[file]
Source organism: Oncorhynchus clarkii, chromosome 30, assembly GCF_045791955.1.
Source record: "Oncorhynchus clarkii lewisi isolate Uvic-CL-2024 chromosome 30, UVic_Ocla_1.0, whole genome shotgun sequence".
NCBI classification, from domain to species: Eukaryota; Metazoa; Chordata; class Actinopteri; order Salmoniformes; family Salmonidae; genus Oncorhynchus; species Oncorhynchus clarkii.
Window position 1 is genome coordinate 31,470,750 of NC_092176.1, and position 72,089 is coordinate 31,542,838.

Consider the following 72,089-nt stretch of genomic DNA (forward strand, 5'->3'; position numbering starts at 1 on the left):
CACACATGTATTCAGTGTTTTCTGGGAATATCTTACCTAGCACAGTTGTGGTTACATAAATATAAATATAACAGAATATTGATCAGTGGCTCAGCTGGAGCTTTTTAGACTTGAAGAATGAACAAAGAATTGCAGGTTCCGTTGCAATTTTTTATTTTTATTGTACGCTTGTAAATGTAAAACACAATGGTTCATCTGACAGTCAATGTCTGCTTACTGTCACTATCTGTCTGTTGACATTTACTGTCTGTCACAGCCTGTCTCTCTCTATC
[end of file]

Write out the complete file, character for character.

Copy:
Source organism: Oncorhynchus clarkii, chromosome 30, assembly GCF_045791955.1.
Source record: "Oncorhynchus clarkii lewisi isolate Uvic-CL-2024 chromosome 30, UVic_Ocla_1.0, whole genome shotgun sequence".
NCBI classification, from domain to species: Eukaryota; Metazoa; Chordata; class Actinopteri; order Salmoniformes; family Salmonidae; genus Oncorhynchus; species Oncorhynchus clarkii.
Window position 1 is genome coordinate 31,470,750 of NC_092176.1, and position 72,089 is coordinate 31,542,838.

Consider the following 72,089-nt stretch of genomic DNA (forward strand, 5'->3'; position numbering starts at 1 on the left):
CACACATGTATTCAGTGTTTTCTGGGAATATCTTACCTAGCACAGTTGTGGTTACATAAATATAAATATAACAGAATATTGATCAGTGGCTCAGCTGGAGCTTTTTAGACTTGAAGAATGAACAAAGAATTGCAGGTTCCGTTGCAATTTTTTATTTTTATTGTACGCTTGTAAATGTAAAACACAATGGTTCATCTGACAGTCAATGTCTGCTTACTGTCACTATCTGTCTGTTGACATTTACTGTCTGTCACAGCCTGTCTCTCTCTATC